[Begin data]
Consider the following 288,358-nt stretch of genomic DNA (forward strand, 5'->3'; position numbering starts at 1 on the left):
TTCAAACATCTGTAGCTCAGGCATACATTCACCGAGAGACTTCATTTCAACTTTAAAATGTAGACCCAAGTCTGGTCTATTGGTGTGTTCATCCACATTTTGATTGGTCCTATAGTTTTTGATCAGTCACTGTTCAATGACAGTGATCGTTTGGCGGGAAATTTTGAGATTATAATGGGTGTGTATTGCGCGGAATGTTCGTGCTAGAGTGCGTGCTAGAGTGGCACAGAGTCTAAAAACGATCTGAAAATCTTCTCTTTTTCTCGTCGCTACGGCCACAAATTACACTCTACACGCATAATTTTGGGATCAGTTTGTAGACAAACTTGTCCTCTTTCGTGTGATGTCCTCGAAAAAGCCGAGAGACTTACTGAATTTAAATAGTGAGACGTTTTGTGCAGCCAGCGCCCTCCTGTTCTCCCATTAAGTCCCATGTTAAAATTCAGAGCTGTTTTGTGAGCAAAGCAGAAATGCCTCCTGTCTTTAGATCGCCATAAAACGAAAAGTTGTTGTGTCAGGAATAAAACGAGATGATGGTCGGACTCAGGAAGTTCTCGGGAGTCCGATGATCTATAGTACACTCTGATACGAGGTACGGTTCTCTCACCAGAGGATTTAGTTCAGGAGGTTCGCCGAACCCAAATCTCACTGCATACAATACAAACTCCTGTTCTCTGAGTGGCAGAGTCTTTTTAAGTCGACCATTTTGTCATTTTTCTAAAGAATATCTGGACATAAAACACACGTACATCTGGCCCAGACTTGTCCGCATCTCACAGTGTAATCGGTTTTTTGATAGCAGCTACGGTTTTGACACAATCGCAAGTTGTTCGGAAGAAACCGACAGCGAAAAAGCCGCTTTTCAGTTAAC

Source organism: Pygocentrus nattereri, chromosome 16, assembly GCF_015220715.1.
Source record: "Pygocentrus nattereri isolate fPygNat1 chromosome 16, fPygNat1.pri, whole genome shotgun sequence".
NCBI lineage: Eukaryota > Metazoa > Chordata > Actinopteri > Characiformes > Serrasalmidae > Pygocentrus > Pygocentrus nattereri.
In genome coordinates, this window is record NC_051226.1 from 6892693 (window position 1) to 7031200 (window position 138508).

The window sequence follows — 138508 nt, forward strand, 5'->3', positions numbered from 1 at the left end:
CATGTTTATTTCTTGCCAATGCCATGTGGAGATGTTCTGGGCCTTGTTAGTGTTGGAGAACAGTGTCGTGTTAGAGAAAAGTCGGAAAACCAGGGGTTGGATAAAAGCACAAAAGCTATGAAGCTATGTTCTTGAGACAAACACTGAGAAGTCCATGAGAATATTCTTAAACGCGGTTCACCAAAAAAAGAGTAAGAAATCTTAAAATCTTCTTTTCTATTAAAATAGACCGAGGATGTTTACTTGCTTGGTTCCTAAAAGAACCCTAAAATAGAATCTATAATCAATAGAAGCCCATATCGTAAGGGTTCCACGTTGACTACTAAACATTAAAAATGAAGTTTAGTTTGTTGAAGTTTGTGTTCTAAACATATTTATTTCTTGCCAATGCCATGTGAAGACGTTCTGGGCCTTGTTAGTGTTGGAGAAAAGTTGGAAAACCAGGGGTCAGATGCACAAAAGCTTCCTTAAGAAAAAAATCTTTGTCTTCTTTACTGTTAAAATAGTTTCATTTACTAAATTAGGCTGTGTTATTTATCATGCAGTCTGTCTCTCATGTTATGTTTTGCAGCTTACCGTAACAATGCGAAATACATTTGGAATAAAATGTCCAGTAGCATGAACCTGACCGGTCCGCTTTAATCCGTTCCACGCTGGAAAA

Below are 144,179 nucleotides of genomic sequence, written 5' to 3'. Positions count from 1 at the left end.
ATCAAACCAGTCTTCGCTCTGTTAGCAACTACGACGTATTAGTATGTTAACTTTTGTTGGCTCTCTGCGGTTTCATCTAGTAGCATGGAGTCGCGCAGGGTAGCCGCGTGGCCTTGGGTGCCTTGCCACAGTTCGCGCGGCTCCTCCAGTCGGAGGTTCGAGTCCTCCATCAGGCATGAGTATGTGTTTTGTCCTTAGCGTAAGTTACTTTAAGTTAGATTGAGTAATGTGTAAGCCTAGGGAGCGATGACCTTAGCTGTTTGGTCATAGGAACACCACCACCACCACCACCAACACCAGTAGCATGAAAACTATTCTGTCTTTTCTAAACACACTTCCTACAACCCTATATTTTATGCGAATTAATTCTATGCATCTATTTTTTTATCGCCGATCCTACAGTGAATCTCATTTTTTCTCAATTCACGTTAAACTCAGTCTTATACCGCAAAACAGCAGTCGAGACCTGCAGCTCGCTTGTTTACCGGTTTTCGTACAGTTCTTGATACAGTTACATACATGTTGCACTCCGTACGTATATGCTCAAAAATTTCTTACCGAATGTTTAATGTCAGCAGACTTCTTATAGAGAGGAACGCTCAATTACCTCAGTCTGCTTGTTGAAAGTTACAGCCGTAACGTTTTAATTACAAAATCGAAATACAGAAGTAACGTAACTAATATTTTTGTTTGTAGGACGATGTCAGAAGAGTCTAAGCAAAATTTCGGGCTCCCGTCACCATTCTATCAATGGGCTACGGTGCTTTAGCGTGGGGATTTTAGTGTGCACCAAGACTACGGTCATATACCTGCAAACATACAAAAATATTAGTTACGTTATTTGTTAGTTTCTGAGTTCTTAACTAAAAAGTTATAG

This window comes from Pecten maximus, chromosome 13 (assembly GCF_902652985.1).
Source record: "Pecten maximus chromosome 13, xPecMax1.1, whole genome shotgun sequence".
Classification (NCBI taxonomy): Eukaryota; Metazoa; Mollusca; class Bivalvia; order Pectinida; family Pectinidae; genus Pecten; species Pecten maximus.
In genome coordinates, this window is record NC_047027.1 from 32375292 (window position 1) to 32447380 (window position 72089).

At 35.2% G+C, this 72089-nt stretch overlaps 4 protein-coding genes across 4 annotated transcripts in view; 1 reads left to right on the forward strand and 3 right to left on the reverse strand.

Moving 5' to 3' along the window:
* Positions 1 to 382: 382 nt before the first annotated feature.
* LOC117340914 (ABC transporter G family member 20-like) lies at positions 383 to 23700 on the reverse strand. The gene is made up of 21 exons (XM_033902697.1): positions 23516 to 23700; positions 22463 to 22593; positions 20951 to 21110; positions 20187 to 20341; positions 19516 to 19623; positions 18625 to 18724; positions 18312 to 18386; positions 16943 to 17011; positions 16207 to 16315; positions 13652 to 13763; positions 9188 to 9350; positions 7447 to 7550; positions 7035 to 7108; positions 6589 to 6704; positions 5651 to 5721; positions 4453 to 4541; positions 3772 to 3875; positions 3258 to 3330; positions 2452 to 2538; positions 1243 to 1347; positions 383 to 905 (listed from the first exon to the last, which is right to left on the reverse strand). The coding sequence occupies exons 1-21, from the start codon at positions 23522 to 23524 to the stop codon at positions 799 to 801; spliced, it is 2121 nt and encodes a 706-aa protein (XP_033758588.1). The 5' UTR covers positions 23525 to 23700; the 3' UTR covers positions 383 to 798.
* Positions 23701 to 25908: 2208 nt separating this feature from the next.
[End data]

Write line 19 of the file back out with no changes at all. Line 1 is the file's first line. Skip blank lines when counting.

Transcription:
* Positions 23701 to 25908: 2208 nt separating this feature from the next.